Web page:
What was advertised in a colonial American newspaper 250 years ago today?
“MUFFTS, TIPPITS, ERMINE.”
When furriers John Fromberger and John Siemon formed their partnership, they placed advertisements in newspapers published in Philadelphia. A woodcut depicting a miff and tippet adorned the notice they placed in the Pennsylvania Journal in September 1771. Several weeks later, they transferred the woodcut to the printing office of the Pennsylvania Chronicle so it could appear in advertisements they ran in that newspaper. In December, the furriers once again made arrangements for the image to accompany their advertisements in the Pennsylvania Journal. Within in a few weeks, it appeared in yet another newspaper, the New-York Journal. Siemon visited the city, advised prospective customers that “he intends to stay a month only,” and took the woodcut with him to help draw attention to his advertisements. Given his short stay, Siemon did not manage to transfer the woodcut from one printing office to another. His advertisements in the New-York Gazette and Weekly Mercury did not feature any image.
Siemon returned to New York in November 1772. In a new advertisement in the New-York Journal, he informed readers that “he intends settling here” and requested “a further continuance of those Ladies and Gentlemen who were pleased to favour him with their custom last winter.” That advertisement did not mention any connection to Fromberger; apparently the furriers dissolved their partnership. The advertisement did include a familiar image, at least a portion of one. Siemon included the muff, but not the tippet formerly arranged above it. Perhaps he modified the woodcut to acknowledge his new enterprise. Perhaps the portion depicting the tippet had been damaged so he had that part removed and salvaged the rest. Perhaps he had the tippet removed because it occupied so much space. A smaller woodcut cost less to include in his advertisements. Whatever the explanation, Siemon had a familiar, but updated, image for customers to associate with his business.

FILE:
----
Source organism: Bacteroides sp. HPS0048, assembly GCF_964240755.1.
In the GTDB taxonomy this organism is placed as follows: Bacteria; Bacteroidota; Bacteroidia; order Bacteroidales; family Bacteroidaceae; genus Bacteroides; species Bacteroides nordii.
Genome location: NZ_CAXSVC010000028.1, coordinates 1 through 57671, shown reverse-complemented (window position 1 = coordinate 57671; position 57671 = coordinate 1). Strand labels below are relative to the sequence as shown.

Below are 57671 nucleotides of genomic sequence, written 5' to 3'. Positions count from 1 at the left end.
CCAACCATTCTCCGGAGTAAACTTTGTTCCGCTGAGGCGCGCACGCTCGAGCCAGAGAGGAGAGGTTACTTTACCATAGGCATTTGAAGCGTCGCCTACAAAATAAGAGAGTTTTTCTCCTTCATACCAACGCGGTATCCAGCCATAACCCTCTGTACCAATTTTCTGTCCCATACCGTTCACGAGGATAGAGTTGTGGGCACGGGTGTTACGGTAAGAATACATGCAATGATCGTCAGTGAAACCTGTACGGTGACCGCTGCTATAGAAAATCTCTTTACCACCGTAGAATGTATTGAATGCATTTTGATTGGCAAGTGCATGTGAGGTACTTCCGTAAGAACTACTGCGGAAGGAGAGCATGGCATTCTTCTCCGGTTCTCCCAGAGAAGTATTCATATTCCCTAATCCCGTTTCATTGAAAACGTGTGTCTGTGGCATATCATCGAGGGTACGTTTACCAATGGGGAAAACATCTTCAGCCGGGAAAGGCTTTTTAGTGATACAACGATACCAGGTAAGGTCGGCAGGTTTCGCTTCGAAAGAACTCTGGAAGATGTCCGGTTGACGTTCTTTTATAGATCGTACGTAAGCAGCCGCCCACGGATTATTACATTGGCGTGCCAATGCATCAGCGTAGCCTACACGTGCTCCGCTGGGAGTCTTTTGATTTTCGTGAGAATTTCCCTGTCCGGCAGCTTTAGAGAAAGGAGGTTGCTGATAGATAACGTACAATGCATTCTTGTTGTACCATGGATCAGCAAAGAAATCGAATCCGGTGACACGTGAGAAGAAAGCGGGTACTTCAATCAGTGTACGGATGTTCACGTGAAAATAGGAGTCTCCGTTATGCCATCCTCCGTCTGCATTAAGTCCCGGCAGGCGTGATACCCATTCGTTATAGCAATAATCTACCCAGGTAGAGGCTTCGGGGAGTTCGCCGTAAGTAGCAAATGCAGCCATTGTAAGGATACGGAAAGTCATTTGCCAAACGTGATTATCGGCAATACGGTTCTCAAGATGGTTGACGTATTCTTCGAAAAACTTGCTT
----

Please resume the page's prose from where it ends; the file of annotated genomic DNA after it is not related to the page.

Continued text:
Fromberger apparently thought that was a good idea. A month after John Siemon and Company advertised in the New-York Journal, John Fromberger and Company placed a notice with an image in the Pennsylvania Journal. Since Siemon retained the original woodcut, Fromberger commissioned a new woodcut. He exercised some consistency in selecting what appeared in the image, a muff and a tippet. This time, however, the muff and the tippet appeared side by side rather than one above the other. Both items had the same patterns as the muff and the tippet in the original woodcut. Fromberger likely believed that consumers in Philadelphia associated a similar image with the business he operated. A similar image repeatedly accompanied his previous notices, making a new one that depicted both a muff and a tippet familiar and appropriate for marketing his new enterprise.